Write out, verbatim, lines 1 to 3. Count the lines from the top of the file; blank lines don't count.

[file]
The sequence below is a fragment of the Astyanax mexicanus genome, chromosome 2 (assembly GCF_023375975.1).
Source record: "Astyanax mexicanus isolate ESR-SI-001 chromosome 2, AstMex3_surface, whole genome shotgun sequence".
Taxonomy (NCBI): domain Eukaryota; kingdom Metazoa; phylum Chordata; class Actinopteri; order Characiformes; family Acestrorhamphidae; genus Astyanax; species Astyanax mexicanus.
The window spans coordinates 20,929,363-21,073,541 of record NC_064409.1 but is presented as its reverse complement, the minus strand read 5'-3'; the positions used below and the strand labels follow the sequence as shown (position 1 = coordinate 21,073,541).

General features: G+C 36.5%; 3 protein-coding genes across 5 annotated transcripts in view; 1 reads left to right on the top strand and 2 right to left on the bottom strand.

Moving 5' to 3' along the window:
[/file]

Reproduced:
The sequence below is a fragment of the Astyanax mexicanus genome, chromosome 2 (assembly GCF_023375975.1).
Source record: "Astyanax mexicanus isolate ESR-SI-001 chromosome 2, AstMex3_surface, whole genome shotgun sequence".
Taxonomy (NCBI): domain Eukaryota; kingdom Metazoa; phylum Chordata; class Actinopteri; order Characiformes; family Acestrorhamphidae; genus Astyanax; species Astyanax mexicanus.